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I just heard the sound of a million Red Hat engineers scream all at once.
It's like staying child forever, and ever, and ever ...
And the support would be a nightmare from developers perspective.
Far more software is written for internal use than is available in the market. Forcing upgrades is a far greater problem for internal software, since it needs to be revalidated and possibly bug-fixed at great expense. Being able to keep a stable platform for 10 years is a great deal for these kinds of situations. It is also one of the really large hidden advantages that Microsoft has so far held in the enterprise.
Good for Red Hat, I am certain that it will pay off. It is not like support is that expensive the last few years, since most issues have long since been worked out and documented.
Now, being a Fedora user, a 10 year support cycle sounds like crazy talk.
... But as someone who develops and deploys commercial software running on RHEL, being able to say "this platform will be supported for the next 10 years" is a huge bonus - let alone closing not-so-small gap from Microsoft. (As far as I remember, Win2K was supported till 2010).
Huge /+1 for RedHat.
Checked to be sure that I weren't wrong with my post above; Windows 2000 Server was indeed supported up until july 2010, a total of 10.5 years. So RHEL is more or less matching Microsoft now.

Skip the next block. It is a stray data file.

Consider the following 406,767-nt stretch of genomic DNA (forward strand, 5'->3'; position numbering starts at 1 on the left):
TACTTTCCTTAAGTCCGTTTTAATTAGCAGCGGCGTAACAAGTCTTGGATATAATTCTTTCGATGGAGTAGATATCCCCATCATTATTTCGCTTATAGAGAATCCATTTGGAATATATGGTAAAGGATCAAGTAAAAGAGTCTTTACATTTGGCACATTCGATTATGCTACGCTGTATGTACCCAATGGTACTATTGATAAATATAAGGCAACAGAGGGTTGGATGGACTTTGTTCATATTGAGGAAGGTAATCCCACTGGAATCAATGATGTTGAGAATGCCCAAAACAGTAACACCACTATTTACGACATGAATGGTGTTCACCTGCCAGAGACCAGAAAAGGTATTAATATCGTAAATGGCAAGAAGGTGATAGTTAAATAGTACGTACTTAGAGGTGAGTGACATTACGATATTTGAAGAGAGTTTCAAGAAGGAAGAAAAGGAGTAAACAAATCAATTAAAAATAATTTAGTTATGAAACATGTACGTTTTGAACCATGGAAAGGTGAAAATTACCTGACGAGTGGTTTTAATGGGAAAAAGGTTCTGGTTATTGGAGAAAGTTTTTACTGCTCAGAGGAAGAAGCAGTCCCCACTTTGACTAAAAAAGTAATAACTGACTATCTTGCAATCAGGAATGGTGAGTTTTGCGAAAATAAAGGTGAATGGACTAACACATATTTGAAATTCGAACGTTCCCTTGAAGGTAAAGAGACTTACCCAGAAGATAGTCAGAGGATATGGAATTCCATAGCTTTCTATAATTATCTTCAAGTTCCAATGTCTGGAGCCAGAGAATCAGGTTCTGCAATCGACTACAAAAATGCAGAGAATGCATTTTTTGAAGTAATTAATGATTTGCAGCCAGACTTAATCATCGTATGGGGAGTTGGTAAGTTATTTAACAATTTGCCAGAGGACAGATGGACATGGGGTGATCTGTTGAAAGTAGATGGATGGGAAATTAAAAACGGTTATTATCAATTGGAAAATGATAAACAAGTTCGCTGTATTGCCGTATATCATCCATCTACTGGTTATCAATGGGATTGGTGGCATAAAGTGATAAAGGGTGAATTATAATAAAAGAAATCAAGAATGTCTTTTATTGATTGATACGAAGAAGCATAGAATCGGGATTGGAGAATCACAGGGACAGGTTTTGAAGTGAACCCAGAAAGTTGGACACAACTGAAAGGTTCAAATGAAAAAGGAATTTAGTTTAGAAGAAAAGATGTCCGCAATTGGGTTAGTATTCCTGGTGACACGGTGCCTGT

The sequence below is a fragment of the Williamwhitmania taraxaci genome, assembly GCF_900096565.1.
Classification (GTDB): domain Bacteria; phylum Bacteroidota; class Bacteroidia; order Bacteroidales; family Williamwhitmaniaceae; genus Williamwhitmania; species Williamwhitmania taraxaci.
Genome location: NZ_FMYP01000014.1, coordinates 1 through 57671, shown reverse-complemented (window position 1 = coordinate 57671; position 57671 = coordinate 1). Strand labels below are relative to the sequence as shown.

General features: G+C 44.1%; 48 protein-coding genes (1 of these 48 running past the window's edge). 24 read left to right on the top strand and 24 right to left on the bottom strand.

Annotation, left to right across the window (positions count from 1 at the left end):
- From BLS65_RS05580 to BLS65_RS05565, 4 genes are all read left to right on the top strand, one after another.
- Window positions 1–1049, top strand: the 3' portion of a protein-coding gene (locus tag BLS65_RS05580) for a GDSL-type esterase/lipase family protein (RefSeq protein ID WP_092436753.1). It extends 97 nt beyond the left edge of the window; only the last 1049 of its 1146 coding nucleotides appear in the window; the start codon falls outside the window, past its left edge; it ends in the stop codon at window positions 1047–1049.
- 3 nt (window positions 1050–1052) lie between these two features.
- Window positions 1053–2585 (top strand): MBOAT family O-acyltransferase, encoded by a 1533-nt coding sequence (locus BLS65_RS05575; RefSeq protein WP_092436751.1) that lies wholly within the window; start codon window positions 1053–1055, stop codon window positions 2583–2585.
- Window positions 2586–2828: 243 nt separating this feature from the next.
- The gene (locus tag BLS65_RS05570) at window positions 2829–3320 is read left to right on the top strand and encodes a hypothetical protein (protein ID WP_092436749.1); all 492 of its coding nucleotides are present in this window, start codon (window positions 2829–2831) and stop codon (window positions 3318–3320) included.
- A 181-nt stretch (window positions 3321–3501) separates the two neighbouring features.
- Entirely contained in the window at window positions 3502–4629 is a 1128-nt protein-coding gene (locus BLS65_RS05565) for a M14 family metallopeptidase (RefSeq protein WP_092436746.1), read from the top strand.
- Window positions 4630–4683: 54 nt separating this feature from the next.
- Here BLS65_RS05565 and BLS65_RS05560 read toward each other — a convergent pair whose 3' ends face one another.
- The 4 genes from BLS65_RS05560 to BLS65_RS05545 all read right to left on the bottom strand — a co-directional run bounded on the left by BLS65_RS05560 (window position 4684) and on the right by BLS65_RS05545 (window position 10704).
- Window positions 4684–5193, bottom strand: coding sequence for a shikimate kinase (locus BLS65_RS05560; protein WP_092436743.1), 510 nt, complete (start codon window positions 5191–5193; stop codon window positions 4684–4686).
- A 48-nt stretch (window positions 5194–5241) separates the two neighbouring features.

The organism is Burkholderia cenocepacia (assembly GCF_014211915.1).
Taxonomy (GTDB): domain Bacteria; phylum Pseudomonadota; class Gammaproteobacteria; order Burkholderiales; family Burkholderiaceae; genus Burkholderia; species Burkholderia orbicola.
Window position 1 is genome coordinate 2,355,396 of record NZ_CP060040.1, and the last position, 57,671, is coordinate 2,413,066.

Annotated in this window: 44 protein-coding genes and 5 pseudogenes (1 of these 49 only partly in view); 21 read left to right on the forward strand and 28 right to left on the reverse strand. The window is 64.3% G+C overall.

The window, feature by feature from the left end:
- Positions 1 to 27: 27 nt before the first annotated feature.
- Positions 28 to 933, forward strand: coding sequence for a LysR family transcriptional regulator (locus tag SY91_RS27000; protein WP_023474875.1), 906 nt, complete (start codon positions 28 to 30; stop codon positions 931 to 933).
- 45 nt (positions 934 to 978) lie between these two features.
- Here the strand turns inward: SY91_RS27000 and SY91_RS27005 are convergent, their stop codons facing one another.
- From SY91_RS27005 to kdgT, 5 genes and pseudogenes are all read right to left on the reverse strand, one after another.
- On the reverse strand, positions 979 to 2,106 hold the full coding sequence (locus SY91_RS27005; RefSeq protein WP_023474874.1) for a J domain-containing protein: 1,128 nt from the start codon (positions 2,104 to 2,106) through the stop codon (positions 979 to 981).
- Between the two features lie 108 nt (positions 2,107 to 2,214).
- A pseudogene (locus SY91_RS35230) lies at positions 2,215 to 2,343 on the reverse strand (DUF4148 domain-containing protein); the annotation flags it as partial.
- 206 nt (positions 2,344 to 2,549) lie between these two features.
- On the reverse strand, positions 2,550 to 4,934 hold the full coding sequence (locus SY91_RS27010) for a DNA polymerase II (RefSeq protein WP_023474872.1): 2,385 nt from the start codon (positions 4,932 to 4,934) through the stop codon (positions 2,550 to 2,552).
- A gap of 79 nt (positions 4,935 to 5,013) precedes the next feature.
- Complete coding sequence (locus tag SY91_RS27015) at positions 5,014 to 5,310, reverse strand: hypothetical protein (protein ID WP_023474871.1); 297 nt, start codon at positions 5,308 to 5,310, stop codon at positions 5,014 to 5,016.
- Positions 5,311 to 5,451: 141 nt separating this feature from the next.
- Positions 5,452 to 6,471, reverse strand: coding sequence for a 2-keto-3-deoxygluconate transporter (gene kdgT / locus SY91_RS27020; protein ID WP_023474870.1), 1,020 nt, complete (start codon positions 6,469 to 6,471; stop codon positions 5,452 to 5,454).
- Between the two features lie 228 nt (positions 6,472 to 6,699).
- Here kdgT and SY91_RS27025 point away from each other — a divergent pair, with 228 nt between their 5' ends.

I too really think this is an excellent move, and one which exploits Red Hats position nicely, since they are big and old enough that such a promise has weight. Edited 2012-02-01 12:02 UTC
Indeed this is good news for enterprise Linux users. But I think more important than matching Windows Server life cycle is that it more closely follows the "traditional UNIX" support provided by HPUX, Solaris, etal. I'm just guessing, but I would think RHEL displaces more UNIX than Windows servers.
Ah, so I'll be spared from GNOME 3, Unity, Wayland and heaven knows what other abominations unto X. Now if the CentOS devs would only get a hold of themselves...
CENTOS seems to have gotten their act back together, they are current with 6.2.
Good for them, I'm staying with Debian unless the next stable release puts my faith to test by suddenly going Ubuntu on me. Despite all solemn oaths, there isn't any el6.centosX buildsys RPM yet and it's been almost an year since the release of CentOS 6 (which itself was dukenukingly late). *sigh*
Aside from enterprise clients, this may be largely influenced by the US Government and Department of Defense whom I would imagine is by a long shot RedHat's largest customer. After pushing so hard for widespread adoption, the DoD has RHEL5 servers everywhere now. When the government uses Linux now, they use RHEL5. And even though it's been out for almost a year and a half, there is nowhere near the amount of security standardization for RHEL6 within the government that there currently is for RHEL5.
When your biggest customer says "We won't upgrade for a long time whether you like it or not." then maybe you just say "That's cool, we'll just extend the product life cycle until you're ready."
I mean, There are a lot of software packages in there that are not maintained by RedHat itself.
What if a security bug shows up in a 10 year old package? The software is probably not maintained anymore by the orginal developers.
For example, I don't think today any of the PHP developers are going to spend time to check out a security bug in PHP3...